The Girl On The Train

Director    Tate Taylor
Starring    Emily Blunt, Haley Bennett, Rebecca Ferguson, Justin Theroux, Luke Evans, Edgar Ramirez, Laura Prepon, Allison Janney, Lisa Kudrow
Release    7 OCT (US) 5 OCT (UK)    Certificate 15
3 stars

Ed Williamson

7th October 2016

Here's Emily Blunt on the Girl on the Train poster, looking suspiciously like she has more make-up on than she does in the actual film (again). She's very much the best thing about it, but still: if there's one genre for which I have a soft spot, it's the serviceable but unexceptional thriller.

I say unexceptional because the unreliable narrator/reveal-via-flashbacks thing has been done plenty by now. But hey, who cares. These days I find myself happier in the snug embrace of the familiar as long as it's well made than sitting through a brave but flawed effort at breaking new ground.

Blunt's character Rachel nods towards the public's current affection for true crime: divorced and alcoholic, she commutes each day past the house she used to live in with her cheating husband (Justin Theroux), grimly noting the idyllic scenes of his new family within, like a billboarded version of the daily Facebook feed of smug marrieds and their babies that taunts the drunk and single. Next door lives another couple to whom she attributes characteristics and imagines a life for as she rattles by (a nice relatable detail: I do this too). When she sees something shocking from the train she goes all Serial podcast on it: this life she's imagined for the couple seems dashed, and now the passive onlooker is an amateur sleuth, albeit unsure whether she's investigating herself, motivated vicariously and doing it pissed.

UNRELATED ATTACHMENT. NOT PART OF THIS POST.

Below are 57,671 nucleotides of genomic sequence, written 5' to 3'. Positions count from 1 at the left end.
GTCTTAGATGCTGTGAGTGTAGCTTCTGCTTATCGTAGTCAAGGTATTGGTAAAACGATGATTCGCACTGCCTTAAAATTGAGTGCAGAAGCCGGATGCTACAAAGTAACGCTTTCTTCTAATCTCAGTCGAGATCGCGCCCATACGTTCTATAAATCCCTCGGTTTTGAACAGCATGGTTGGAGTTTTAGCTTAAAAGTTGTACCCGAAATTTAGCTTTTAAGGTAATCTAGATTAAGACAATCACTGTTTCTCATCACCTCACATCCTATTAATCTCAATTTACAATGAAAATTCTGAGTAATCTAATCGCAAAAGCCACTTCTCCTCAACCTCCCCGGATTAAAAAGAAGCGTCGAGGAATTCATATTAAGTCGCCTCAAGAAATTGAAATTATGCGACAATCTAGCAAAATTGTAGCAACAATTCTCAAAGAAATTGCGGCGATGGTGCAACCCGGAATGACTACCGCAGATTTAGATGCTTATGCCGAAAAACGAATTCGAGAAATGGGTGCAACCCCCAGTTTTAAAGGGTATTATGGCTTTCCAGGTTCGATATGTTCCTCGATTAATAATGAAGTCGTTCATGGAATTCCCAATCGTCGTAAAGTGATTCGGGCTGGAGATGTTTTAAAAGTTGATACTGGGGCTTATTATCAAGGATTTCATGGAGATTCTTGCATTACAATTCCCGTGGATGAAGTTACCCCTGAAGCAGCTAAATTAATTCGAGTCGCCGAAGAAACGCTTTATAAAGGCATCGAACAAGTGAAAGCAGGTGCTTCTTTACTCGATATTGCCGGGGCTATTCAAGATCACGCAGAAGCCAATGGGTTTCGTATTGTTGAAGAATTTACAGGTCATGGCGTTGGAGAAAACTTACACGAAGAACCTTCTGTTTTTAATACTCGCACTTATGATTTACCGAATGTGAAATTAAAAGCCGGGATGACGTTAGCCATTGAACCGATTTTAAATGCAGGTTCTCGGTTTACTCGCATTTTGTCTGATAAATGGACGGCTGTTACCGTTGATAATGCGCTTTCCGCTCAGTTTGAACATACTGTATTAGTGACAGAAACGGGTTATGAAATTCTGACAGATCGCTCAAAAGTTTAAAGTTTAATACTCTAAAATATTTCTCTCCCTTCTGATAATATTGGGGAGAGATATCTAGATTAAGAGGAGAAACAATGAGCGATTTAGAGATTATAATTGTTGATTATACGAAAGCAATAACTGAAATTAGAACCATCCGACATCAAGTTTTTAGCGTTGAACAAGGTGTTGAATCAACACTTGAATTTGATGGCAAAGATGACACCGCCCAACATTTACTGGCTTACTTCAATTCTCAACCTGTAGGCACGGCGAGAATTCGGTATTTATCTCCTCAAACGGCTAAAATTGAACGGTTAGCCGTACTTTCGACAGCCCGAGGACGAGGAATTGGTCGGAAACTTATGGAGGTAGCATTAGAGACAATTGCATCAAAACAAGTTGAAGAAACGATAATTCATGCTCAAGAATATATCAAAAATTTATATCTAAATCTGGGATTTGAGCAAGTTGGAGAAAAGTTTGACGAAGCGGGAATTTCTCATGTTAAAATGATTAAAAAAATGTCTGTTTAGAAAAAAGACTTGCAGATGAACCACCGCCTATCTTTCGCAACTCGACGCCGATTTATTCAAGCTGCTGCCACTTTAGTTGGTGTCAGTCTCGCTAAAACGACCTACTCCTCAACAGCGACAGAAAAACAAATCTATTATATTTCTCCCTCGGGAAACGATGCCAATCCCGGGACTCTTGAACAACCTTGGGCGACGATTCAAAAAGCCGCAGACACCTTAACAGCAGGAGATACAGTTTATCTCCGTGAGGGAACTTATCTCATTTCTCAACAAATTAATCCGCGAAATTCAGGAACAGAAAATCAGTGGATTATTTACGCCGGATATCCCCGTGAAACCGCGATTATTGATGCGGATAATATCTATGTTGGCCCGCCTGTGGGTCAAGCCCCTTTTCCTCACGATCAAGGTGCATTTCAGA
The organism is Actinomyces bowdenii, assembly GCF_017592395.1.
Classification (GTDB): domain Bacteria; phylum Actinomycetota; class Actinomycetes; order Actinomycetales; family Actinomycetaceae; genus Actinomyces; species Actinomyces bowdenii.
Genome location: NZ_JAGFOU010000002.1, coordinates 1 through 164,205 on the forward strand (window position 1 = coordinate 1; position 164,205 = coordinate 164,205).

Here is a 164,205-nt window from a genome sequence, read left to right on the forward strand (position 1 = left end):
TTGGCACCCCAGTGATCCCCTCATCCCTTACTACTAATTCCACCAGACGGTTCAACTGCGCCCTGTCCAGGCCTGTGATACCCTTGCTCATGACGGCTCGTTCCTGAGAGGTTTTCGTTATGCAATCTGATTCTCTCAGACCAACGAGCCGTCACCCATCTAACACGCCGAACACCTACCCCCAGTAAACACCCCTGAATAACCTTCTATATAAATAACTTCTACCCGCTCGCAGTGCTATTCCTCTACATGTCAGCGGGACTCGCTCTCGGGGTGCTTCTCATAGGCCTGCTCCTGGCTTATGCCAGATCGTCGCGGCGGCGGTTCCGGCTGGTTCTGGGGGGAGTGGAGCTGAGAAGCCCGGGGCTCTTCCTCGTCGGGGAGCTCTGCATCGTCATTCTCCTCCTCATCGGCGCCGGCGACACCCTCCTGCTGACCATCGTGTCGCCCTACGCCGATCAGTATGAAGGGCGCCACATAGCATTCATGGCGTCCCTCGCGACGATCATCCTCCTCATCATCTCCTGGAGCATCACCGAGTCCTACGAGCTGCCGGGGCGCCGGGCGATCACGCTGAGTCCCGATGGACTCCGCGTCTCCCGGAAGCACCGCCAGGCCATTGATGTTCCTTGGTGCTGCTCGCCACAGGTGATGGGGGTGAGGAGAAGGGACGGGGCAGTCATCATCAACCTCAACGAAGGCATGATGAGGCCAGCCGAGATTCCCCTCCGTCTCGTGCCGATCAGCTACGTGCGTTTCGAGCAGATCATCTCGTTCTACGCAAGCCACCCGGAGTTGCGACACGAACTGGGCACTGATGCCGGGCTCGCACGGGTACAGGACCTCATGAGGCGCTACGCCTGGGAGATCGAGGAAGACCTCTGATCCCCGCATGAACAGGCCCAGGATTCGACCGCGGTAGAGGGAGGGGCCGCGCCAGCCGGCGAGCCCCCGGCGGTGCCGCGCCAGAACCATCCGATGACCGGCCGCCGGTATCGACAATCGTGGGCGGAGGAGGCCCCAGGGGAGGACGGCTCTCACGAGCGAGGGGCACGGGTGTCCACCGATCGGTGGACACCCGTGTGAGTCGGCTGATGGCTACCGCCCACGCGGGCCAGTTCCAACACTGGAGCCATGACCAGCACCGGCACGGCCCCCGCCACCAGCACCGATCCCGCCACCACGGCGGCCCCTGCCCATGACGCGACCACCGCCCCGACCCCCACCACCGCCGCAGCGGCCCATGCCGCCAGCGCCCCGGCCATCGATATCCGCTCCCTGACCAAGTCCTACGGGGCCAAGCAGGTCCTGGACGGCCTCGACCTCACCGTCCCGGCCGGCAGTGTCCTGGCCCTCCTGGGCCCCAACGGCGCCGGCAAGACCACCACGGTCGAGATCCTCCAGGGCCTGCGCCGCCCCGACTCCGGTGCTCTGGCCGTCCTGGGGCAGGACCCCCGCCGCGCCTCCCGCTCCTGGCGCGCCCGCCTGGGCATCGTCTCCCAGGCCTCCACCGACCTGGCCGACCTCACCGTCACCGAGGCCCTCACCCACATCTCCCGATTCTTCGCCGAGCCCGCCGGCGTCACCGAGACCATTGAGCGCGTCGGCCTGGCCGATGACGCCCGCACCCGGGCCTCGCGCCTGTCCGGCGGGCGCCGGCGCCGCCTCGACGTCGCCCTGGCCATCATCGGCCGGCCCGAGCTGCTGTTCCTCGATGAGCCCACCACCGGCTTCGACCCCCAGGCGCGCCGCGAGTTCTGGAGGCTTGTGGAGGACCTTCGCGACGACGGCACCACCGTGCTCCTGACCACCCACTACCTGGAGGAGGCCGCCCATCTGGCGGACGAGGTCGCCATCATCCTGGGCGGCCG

"You ... you're my besht mate you are. No no no, you and me, we know what itsh all about, dun we?"

The best thing about Blunt's performance is that she knows when to take the lid off rather than just discarding it altogether: an early scene where she drunk-slaps a mirror features such a guttural shout it could only have erupted from an actor who's shed all sense of self. Drunk acting requires understanding of its levels, and the behaviour of the true alcoholic involves a loss of attention to social nicety and sometimes standard motor function, rather than revelling in ignoring them. So she's not stumbling around not giving a fuck; she's forgotten how to give a fuck. A scene where she coos over a woman's baby before the mother realises she's drunk lets you in on how volatile this situation is so you can appreciate the danger.

There's plenty wrong with it, like the fact that the resolution relies on a massive coincidence, and the circular effect created by the endless flashbacks and do-overs from another perspective, which gets a bit wearing. If you rearranged everything into a linear story it would be pretty dull, so really you're left with something that relies on its form to engage you. The form is well crafted and more than enough to carry it when propped up by Blunt's excellence, and it disguises what it needs to well enough to surprise, but probably not enough to make a rewatch worthwhile once coloured by foreknowledge. Still, it makes plain the obvious fringe benefits of drinking on the train, so I'll make a start on that Monday morning.

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